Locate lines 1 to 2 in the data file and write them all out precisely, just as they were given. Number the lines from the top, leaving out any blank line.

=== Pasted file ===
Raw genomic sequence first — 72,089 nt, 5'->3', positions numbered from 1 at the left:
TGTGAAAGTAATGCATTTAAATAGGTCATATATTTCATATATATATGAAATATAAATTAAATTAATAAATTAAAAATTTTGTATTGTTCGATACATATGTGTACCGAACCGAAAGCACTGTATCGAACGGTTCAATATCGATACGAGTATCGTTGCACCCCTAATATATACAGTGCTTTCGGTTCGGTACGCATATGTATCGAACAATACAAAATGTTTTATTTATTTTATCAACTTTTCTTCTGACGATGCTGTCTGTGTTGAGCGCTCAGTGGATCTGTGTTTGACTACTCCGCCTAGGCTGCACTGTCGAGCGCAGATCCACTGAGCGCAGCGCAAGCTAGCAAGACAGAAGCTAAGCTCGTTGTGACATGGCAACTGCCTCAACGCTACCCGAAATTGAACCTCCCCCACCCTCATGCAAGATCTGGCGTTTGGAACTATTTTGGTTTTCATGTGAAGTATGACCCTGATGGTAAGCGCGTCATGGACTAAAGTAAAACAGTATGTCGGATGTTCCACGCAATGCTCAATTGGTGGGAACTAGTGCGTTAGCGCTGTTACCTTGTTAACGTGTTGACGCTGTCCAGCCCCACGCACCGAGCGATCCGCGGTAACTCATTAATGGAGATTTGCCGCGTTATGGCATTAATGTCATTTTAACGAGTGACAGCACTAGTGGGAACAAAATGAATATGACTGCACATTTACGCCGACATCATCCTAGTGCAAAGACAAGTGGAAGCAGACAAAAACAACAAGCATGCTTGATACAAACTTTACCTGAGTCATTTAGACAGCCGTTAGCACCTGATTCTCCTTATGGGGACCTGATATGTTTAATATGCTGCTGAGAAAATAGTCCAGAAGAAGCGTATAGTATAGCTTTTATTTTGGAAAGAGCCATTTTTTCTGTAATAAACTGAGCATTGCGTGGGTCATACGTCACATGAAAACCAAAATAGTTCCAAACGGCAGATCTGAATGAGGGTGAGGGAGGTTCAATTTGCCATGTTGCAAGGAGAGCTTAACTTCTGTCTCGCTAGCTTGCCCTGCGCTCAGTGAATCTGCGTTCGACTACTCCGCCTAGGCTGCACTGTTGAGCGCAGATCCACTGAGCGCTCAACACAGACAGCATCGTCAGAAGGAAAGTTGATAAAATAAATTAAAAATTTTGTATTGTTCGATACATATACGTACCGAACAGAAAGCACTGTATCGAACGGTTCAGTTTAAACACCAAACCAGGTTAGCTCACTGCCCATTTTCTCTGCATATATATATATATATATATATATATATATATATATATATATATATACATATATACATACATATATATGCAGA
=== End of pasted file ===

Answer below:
Raw genomic sequence first — 72,089 nt, 5'->3', positions numbered from 1 at the left:
TGTGAAAGTAATGCATTTAAATAGGTCATATATTTCATATATATATGAAATATAAATTAAATTAATAAATTAAAAATTTTGTATTGTTCGATACATATGTGTACCGAACCGAAAGCACTGTATCGAACGGTTCAATATCGATACGAGTATCGTTGCACCCCTAATATATACAGTGCTTTCGGTTCGGTACGCATATGTATCGAACAATACAAAATGTTTTATTTATTTTATCAACTTTTCTTCTGACGATGCTGTCTGTGTTGAGCGCTCAGTGGATCTGTGTTTGACTACTCCGCCTAGGCTGCACTGTCGAGCGCAGATCCACTGAGCGCAGCGCAAGCTAGCAAGACAGAAGCTAAGCTCGTTGTGACATGGCAACTGCCTCAACGCTACCCGAAATTGAACCTCCCCCACCCTCATGCAAGATCTGGCGTTTGGAACTATTTTGGTTTTCATGTGAAGTATGACCCTGATGGTAAGCGCGTCATGGACTAAAGTAAAACAGTATGTCGGATGTTCCACGCAATGCTCAATTGGTGGGAACTAGTGCGTTAGCGCTGTTACCTTGTTAACGTGTTGACGCTGTCCAGCCCCACGCACCGAGCGATCCGCGGTAACTCATTAATGGAGATTTGCCGCGTTATGGCATTAATGTCATTTTAACGAGTGACAGCACTAGTGGGAACAAAATGAATATGACTGCACATTTACGCCGACATCATCCTAGTGCAAAGACAAGTGGAAGCAGACAAAAACAACAAGCATGCTTGATACAAACTTTACCTGAGTCATTTAGACAGCCGTTAGCACCTGATTCTCCTTATGGGGACCTGATATGTTTAATATGCTGCTGAGAAAATAGTCCAGAAGAAGCGTATAGTATAGCTTTTATTTTGGAAAGAGCCATTTTTTCTGTAATAAACTGAGCATTGCGTGGGTCATACGTCACATGAAAACCAAAATAGTTCCAAACGGCAGATCTGAATGAGGGTGAGGGAGGTTCAATTTGCCATGTTGCAAGGAGAGCTTAACTTCTGTCTCGCTAGCTTGCCCTGCGCTCAGTGAATCTGCGTTCGACTACTCCGCCTAGGCTGCACTGTTGAGCGCAGATCCACTGAGCGCTCAACACAGACAGCATCGTCAGAAGGAAAGTTGATAAAATAAATTAAAAATTTTGTATTGTTCGATACATATACGTACCGAACAGAAAGCACTGTATCGAACGGTTCAGTTTAAACACCAAACCAGGTTAGCTCACTGCCCATTTTCTCTGCATATATATATATATATATATATATATATATATATATATATATATATACATATATACATACATATATATGCAGA